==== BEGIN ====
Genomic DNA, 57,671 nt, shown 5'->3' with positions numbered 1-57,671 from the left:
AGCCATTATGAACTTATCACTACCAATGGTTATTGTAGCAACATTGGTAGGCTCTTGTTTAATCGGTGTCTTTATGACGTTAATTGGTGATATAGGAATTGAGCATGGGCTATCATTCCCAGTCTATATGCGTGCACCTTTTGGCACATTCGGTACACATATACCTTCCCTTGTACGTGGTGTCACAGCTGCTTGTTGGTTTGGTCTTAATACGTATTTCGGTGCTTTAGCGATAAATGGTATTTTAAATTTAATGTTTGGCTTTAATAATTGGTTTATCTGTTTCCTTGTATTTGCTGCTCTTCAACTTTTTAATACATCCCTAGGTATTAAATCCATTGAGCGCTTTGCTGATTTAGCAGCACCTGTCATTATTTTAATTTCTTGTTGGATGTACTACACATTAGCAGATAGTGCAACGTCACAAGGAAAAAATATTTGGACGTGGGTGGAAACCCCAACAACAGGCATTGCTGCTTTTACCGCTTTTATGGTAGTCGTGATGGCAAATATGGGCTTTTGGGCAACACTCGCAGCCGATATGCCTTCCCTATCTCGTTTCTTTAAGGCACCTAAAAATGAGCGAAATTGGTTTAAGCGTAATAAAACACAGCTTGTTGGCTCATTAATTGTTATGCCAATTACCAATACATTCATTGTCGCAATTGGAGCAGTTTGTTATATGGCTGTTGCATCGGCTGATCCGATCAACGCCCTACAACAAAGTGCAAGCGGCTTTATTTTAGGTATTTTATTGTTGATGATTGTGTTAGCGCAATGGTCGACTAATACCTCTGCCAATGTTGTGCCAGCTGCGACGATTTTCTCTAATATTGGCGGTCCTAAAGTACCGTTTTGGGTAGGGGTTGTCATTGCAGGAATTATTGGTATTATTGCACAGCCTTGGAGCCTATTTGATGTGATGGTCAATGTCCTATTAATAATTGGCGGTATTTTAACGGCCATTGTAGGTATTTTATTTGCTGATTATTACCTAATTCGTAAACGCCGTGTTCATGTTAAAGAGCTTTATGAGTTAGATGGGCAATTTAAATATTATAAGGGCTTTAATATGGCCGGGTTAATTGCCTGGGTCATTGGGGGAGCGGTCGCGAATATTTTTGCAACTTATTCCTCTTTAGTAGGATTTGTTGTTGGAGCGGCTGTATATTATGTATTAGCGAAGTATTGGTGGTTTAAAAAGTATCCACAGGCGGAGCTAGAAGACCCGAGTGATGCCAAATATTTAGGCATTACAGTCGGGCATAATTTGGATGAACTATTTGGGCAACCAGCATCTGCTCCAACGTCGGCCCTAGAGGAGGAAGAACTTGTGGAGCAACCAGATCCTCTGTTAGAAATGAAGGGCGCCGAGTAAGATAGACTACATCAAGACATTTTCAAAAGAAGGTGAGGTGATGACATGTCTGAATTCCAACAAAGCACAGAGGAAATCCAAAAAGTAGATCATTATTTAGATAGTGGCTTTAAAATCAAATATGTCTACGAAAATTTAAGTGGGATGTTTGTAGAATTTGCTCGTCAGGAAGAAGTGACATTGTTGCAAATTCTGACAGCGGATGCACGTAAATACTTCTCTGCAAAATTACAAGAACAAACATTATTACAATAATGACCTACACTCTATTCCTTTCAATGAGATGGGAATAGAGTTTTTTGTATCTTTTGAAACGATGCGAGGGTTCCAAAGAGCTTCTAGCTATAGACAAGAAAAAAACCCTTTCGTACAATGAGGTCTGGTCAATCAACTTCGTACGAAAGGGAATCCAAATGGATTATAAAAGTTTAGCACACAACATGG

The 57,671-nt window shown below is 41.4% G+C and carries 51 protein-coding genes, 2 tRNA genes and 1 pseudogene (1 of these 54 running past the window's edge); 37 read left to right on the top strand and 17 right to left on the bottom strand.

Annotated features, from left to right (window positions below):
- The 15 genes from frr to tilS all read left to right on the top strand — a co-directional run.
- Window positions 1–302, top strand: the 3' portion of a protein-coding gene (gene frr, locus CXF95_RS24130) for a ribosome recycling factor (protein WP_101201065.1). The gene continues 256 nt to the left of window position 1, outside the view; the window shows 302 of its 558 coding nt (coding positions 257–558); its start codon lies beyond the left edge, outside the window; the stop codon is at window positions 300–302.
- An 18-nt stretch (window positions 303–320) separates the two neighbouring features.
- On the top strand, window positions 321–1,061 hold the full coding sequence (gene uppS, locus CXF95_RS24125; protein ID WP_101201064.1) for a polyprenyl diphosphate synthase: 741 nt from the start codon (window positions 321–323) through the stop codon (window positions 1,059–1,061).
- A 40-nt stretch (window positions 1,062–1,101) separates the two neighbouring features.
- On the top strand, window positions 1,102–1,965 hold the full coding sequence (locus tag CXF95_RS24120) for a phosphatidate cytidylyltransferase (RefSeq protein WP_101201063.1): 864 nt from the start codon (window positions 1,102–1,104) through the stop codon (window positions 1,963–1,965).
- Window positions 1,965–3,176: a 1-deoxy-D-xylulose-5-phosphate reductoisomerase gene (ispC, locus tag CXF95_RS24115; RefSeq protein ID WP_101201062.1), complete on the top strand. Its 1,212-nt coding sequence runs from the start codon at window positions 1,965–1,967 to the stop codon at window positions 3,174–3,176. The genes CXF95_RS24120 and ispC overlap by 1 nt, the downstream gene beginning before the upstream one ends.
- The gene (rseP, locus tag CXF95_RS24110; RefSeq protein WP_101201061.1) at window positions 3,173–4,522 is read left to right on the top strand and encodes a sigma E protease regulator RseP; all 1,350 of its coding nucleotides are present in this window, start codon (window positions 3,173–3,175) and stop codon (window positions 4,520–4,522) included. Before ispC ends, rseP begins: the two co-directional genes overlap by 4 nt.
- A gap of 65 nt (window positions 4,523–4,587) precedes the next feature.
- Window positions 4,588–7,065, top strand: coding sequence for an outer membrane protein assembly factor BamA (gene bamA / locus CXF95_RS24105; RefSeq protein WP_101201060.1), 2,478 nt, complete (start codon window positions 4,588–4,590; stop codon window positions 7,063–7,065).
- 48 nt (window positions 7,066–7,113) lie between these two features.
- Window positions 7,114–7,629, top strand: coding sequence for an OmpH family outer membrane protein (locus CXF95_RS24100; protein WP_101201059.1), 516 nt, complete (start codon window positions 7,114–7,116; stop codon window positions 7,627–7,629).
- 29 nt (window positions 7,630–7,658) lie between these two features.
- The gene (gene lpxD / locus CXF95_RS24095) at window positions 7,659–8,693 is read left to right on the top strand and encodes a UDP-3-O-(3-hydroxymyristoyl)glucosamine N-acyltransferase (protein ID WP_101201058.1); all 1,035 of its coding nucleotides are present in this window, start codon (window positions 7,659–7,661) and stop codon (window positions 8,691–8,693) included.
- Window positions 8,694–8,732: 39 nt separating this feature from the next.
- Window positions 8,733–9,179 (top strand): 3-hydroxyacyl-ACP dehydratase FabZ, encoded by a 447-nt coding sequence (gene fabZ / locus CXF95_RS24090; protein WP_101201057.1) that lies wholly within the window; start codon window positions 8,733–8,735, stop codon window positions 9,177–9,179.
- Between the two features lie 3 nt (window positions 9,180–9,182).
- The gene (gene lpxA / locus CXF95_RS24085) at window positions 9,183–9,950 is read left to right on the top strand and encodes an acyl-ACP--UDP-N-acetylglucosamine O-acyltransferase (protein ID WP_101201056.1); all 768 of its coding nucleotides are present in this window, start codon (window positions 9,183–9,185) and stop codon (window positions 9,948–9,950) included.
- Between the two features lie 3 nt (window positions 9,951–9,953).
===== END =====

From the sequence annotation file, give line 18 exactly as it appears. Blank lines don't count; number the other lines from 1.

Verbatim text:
- The gene (gene lpxD / locus CXF95_RS24095) at window positions 7,659–8,693 is read left to right on the top strand and encodes a UDP-3-O-(3-hydroxymyristoyl)glucosamine N-acyltransferase (protein ID WP_101201058.1); all 1,035 of its coding nucleotides are present in this window, start codon (window positions 7,659–7,661) and stop codon (window positions 8,691–8,693) included.